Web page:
Melaka was an incredibly rich and powerful city, and the fact that a small Portuguese force (~1200 men) was able to take it at all is remarkable and surprising. The accounts we have, including de Albuquerque's own letters to King Manuel of Portugal and the narrative of de Albuquerque's conquests written by his son (also named Afonso), tell us that perhaps the mercenary nature of the Melakan army and the lack of homogeneity and loyalty among the citizenry was more responsible for Melaka's downfall than the sheer superiority of Portuguese weapons or tactics. The bulk of the military appears to have consisted of Javanese mercenaries under the command of a Javanese man named Utimutaraja, and he was apparently willing to negotiate with the Portuguese from the moment they displayed their fighting strength on Saint James's day (25th July) 1511 at the battle for the city's mosque.
|Afonso de Albuquerque (the elder), conqueror of Melaka, Goa, and Hormuz; religious zealot and Islamophobic bigot.|
Não se espante quem ler esta escritura de dizer que em Malaca se tomaram três mil tiros de artilharia, porque diziam Rui de Araújo e Ninachatu a Afonso de Albuquerque que em Malaca havia oito mil, e pode-se crer isto por duas razões: a primeira, porque em Malaca havia muito cobre e muito estanho, e tão bons fundidores como em Alemanha; a outra, que a cidade era uma légua de comprido, e quando Afonso de Albuquerque desembarcou, lhe atiravam de todas as partes, por onde parece que ainda era pouca para a que havia mister para se defender.Earle and Villiers (1990) translate this as: 'The reader should not be surprised when I say that three thousand pieces of artillery were taken in Malacca, because both Rui de Araújo and Nina Chatu told Afonso de Albuquerque that there were eight thousand pieces in the city. There are two reasons for believing this to be true. The first is that in Malacca there was a great deal of copper and tin and that their gun-founders were as good as the Germans. The other is that the city stretched a league along the shore and, when Afonso de Albuquerque disembarked, they fired at him from all directions, from which it is clear that even what they had was hardly enough for its defence.'
I first read this item in Walter de Gray Birch's 1880 translation of the Commentaries, the text by Afonso Jnr., but I only recently acquired the original Portuguese text in Earle and Villiers Albuquerque, so I wanted to check it before writing about it. It seems pretty clear, in any case, that Melaka was a reasonably technologically sophisticated place with excellent guns. It's notable that, while the Portuguese did use guns, the main weapons to appear on the Portuguese side in the Commentaries are javelins and crossbows, which were apparently effective enough.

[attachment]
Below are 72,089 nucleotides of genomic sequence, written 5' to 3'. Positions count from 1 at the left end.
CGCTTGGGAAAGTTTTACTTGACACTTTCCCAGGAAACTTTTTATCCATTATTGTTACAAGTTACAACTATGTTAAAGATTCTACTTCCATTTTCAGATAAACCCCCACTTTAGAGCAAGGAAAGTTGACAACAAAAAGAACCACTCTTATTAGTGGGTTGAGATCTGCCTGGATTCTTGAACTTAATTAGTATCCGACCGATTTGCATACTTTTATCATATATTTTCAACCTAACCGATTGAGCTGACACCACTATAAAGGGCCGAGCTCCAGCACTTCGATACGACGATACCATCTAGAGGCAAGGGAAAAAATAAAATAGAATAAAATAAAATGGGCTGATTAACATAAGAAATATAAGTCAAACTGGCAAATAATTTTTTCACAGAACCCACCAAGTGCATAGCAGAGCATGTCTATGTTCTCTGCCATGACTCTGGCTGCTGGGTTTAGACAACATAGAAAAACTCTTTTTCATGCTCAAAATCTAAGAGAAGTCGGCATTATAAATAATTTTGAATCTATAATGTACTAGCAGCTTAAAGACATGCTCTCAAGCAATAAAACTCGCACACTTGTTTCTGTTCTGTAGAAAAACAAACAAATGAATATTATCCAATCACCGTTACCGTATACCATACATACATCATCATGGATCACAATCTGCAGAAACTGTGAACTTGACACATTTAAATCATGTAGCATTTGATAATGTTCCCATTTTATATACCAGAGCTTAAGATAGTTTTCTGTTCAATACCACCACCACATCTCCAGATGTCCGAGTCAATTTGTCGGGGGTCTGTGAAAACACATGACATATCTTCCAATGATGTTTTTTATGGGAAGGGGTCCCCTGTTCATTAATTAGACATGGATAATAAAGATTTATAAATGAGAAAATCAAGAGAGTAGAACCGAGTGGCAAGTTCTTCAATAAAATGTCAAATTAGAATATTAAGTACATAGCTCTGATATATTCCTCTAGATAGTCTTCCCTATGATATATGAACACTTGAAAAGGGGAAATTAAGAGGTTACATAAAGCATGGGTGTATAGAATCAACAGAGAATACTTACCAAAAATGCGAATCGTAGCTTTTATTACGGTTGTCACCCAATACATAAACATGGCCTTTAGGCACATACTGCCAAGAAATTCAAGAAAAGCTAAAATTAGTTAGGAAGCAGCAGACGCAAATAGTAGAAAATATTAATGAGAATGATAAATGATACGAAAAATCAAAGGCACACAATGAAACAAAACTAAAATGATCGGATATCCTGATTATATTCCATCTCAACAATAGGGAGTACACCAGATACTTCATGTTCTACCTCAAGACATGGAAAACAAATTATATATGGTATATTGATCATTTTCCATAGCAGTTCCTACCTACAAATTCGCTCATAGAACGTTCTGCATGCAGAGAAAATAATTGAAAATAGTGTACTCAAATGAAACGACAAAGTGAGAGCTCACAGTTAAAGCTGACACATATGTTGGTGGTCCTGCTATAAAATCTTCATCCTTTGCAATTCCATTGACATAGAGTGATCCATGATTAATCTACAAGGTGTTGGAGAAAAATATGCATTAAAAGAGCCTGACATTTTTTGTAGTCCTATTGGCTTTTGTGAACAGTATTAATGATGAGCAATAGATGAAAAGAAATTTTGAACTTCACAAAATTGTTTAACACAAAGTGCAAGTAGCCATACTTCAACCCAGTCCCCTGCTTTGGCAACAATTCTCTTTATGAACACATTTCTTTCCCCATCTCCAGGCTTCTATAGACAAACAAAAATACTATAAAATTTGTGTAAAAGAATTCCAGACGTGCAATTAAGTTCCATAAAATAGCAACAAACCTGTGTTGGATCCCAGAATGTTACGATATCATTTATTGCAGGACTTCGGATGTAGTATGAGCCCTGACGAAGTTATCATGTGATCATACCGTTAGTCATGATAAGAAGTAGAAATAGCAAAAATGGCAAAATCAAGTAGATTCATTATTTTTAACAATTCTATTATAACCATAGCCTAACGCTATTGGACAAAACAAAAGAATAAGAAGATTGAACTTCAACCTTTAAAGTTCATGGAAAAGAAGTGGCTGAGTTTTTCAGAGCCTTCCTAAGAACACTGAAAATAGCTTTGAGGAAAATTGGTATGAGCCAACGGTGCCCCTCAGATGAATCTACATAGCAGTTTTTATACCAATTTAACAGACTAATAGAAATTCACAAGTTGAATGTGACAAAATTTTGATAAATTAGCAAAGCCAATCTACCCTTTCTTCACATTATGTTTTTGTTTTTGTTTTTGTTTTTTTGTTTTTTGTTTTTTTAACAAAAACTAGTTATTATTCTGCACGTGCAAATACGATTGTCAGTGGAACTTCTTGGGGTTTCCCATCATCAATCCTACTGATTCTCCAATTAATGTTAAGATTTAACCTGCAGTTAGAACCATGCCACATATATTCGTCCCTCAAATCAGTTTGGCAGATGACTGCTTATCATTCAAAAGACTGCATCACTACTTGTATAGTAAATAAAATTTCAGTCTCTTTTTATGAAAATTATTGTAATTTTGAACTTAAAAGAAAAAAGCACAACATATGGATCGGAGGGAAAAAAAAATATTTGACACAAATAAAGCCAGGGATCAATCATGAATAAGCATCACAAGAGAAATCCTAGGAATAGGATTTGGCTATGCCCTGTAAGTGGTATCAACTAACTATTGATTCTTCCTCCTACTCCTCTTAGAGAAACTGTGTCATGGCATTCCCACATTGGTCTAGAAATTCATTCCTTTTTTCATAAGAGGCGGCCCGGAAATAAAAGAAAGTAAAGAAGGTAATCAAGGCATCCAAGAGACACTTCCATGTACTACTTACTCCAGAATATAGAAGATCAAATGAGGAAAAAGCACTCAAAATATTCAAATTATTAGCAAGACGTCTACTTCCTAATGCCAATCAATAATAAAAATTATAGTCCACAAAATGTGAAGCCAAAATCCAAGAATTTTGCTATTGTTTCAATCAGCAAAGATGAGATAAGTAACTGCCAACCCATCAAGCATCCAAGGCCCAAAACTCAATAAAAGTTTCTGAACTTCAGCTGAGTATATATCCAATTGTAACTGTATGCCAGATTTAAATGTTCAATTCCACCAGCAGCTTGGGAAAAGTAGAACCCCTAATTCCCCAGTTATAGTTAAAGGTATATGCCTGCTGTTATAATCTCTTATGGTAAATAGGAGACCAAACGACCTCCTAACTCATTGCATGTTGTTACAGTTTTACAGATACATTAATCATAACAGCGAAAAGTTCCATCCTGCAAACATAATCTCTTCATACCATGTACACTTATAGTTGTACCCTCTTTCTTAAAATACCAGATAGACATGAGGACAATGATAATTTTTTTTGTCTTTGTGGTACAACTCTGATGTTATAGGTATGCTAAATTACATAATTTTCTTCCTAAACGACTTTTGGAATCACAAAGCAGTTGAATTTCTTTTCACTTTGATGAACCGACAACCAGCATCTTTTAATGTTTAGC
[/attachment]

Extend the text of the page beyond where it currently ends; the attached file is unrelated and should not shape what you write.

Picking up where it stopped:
The younger Afonso also says:
Tomaram-se três mil tiros de artilharia, e destes seriam dois mil de metal, e um tiro grande que o rei de Calecute mandara ao rei de Malaca. Os outros eram de ferro da feição dos nossos berços, e toda esta artilharia com seus reparos, que lhe não fazia vantagem a de Portugal. Espingardões, zarabatanas de peçonha, arcos, frechas, laudéis de lâminas, lanças de Java, e outra diversidade de armas, foi coisa de espanto o que se tomou, afora muitas mercadorias de toda a sorte.Earle and Villiers: 'Three thousand pieces of artillery were taken, of which two thousand were of bronze, and one large piece which the king of Calicut had sent to the king of Malacca. The rest were of iron of the same calibre as our
berços. All these guns were equipped with carriages and were in no way inferior to weapons of Portuguese manufacture. There were muskets, poison blowpipes, bows and arrows, coats of mail, Javanese lances [?] and a great variety of other arms. The sheer quantity of weapons was amazing, quite apart from the great amount of merchandise of all kinds.' (A berço, apparently, was '[a] small bronze or wrought iron breech-loading gun, often mounted on a fork as a swivel gun, but also on trunnions for use as a carriage cannon, and capable of firing balls of three pounds' (Earle & Villiers 1990:287, note 40).)
|A Bornean man with a blowgun, presumably similar to the blowguns shot at the Portuguese in late summer 1511. h/t Tropenmuseum.|
|Of course, Europeans also used blowguns, as in this depiction from 1480 CE (just thirty years before the conquest of Melaka).|
More from the Portuguese conquest of Melaka next time. I thought it would vary things a little if I threw in some Afonso de Albuquerque alongside Sanskrit inscriptions and Marco Polo, so I'll be returning to other topics as well over the next few weeks.